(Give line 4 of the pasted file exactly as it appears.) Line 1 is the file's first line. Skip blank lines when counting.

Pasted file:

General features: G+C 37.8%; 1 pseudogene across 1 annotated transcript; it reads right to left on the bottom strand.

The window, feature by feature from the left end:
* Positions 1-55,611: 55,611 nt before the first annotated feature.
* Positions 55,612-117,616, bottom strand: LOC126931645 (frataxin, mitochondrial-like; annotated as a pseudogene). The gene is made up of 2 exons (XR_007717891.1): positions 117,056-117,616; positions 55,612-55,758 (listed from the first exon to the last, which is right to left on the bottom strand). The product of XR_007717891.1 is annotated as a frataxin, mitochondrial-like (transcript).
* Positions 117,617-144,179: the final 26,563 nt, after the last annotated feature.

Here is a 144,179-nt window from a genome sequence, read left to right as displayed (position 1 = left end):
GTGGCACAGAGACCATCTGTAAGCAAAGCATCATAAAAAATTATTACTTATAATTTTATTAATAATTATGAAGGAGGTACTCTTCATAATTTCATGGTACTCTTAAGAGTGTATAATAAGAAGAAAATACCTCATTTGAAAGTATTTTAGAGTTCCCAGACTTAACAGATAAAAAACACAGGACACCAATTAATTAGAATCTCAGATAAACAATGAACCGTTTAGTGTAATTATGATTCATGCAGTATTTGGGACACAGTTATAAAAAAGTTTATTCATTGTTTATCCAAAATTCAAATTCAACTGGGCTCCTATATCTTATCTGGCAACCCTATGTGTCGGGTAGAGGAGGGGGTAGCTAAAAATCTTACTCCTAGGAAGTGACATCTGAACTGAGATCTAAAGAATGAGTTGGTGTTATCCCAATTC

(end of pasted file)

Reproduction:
* Positions 55,612-117,616, bottom strand: LOC126931645 (frataxin, mitochondrial-like; annotated as a pseudogene). The gene is made up of 2 exons (XR_007717891.1): positions 117,056-117,616; positions 55,612-55,758 (listed from the first exon to the last, which is right to left on the bottom strand). The product of XR_007717891.1 is annotated as a frataxin, mitochondrial-like (transcript).